It’s hard to beat a really good wheelbarrow or an aluminum extension ladder. Never buy a real man a stepladder. It must be an extension ladder. No one knows why.
Blessed are they who can laugh at themselves for they shall never cease to be amused.
Sitting on the side of the highway waiting to catch speeding drivers, a State Police Officer sees a car puttering along at 22 MPH. He thinks to himself, “This driver is just as dangerous as a speeder!” So he turns on his lights and pulls the driver over.
Approaching the car, he notices that there are five old ladies – two in the front seat and three in the back – wide eyed and white as ghosts. The driver, obviously confused, says to him, “Officer, I don’t understand, I was doing exactly the speed limit! What seems to be the problem?”
“Ma’am,” the officer replies, “You weren’t speeding, but you should know that driving slower than the speed limit can also be a danger to other drivers.”
“Slower than the speed limit? No sir, I was doing the speed limit exactly… Twenty-Two miles an hour!” the old woman says a bit proudly. The State Police officer, trying to contain a chuckle explains to her that “22” was the route number, not the speed limit.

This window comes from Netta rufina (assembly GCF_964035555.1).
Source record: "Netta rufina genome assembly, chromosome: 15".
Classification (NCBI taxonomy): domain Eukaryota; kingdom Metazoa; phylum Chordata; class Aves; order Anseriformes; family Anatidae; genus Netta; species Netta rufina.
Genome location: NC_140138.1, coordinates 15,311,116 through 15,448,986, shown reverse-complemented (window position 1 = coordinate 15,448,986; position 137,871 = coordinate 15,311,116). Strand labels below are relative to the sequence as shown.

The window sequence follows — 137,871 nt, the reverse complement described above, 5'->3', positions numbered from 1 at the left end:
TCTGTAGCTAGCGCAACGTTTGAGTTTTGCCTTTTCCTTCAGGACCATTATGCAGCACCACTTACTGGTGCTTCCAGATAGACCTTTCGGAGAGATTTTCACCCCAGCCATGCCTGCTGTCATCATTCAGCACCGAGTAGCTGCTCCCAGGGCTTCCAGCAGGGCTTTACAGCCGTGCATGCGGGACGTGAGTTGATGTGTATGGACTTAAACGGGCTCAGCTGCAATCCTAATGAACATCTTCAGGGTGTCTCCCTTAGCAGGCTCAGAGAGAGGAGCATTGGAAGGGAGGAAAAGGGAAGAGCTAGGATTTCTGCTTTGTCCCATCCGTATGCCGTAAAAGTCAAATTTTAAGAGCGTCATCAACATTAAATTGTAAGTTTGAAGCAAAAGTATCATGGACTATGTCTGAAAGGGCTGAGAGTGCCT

A bit embarrassed, the woman grinned and thanked the officer for pointing out her error. “But before I let you go, Ma’am, I have to ask… Is everyone in this car ok? These women seem awfully shaken and they haven’t muttered a single peep this whole time.” the officer asks.
“Oh, they’ll be alright in a minute officer. We just got off Route 119.”
When you get into court you are putting yourself in the hands of l2 people that weren’t smart enough to get out of jury duty.
A one dollar bill met a 20 dollar bill and said, “Hey, where’ve you been? I haven’t seen you around here much.”
The twenty answered, “I’ve been hanging out at the casinos, went on a cruise and did the rounds of the ship, back to the United States for awhile, went to a couple of baseball games, to the mall, that kind of stuff. How about you?”
The one dollar bill said, “You know, same old stuff. Church, church, church.”
This delivery driver carries no money. His wife has it all.
Mirror, mirror on the wall, Do you have to tell it all?
Where do you get the glaring right To make my clothes look just too tight?
I think I’m fine but I can see you won’t co-operate with me;
The way you let the shadows play, You’d think my hair was getting grey
What’s that, you say? A double chin? No, that’s the way the light comes in;
If you persist in peering so, You’ll confiscate my facial glow,
And then if you’re not hanging straight, You’ll tell me next I’m gaining weight;
I’m really quite upset with you, For giving this distorted view;
I hate you being smug and wise… O, look what’s happened to my thighs!
I warn you now, O mirrored wall, Since we’re not on speaking terms at all,
If I look like this in my new jeans, You’ll find yourself in smithereens!!
“What’s done is done. What’s gone is gone. One of life’s lessons is always moving on. It’s okay to look back to see how far you’ve come but keep moving forward.”
Roy T. Bennett,
Management is not responsible for duplicates from previous dailies. The editor is somewhat senile.